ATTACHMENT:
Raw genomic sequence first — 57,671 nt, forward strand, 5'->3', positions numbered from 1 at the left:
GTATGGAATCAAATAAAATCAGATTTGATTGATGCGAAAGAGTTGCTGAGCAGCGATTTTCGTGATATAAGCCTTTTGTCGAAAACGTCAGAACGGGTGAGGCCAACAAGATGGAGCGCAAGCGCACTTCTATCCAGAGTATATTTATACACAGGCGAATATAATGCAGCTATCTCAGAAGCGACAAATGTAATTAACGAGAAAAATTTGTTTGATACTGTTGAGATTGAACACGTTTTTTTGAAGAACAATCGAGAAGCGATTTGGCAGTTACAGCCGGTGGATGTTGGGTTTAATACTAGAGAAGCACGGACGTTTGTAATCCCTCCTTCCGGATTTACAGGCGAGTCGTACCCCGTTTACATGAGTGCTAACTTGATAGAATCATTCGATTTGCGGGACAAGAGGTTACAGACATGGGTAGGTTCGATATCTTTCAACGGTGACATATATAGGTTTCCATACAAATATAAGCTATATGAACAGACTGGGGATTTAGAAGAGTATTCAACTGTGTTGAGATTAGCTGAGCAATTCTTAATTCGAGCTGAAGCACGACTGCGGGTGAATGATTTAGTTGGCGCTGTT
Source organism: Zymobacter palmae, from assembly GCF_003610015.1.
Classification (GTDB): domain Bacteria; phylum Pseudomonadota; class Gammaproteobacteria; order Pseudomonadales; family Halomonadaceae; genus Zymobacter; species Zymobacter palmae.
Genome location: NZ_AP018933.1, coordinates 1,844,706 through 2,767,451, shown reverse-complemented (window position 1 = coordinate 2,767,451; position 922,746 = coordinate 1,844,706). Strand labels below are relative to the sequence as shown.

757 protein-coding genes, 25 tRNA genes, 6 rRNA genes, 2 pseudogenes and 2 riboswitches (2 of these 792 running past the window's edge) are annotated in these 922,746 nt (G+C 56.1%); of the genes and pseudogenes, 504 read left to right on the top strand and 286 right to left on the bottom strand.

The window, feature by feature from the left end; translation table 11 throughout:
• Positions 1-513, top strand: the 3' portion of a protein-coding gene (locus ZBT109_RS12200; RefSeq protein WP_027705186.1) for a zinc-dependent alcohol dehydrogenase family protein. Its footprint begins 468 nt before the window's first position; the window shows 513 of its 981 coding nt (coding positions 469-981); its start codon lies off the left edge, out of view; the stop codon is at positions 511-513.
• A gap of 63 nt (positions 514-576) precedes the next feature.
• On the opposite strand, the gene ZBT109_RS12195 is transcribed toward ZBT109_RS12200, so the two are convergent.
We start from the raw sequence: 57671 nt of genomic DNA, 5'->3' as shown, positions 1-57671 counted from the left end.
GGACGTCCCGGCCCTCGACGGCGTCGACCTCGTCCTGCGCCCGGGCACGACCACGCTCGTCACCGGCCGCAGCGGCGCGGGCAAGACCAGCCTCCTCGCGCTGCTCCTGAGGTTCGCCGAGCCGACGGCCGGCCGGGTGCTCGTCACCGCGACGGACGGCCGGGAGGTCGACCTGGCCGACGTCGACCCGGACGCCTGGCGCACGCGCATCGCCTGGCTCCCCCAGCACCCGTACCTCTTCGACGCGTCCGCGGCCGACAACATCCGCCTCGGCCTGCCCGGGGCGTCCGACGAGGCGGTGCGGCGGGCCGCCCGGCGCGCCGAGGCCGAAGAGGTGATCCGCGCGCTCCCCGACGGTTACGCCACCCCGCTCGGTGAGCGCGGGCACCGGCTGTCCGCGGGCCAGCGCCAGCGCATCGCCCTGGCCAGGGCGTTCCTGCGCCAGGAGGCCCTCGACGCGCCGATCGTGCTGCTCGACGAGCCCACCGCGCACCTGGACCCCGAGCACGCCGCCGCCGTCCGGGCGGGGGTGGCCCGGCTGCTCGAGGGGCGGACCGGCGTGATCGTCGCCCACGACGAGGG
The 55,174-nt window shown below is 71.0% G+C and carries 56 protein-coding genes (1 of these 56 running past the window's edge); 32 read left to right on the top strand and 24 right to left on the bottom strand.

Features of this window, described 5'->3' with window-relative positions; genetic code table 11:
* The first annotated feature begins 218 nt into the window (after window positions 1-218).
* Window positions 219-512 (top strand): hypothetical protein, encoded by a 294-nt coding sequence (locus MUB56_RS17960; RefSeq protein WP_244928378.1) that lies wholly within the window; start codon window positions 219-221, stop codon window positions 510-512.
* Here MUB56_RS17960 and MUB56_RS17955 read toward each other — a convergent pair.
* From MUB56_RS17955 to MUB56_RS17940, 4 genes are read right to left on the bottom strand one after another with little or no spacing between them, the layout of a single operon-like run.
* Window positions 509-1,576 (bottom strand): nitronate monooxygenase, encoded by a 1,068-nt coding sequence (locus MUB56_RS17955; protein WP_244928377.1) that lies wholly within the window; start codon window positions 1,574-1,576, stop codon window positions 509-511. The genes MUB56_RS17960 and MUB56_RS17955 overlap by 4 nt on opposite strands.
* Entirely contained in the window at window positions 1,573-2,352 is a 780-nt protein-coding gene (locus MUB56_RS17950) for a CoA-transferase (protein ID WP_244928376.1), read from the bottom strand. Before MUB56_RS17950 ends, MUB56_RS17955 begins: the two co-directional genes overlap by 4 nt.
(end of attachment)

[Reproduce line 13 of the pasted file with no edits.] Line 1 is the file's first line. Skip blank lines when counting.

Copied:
The 55,174-nt window shown below is 71.0% G+C and carries 56 protein-coding genes (1 of these 56 running past the window's edge); 32 read left to right on the top strand and 24 right to left on the bottom strand.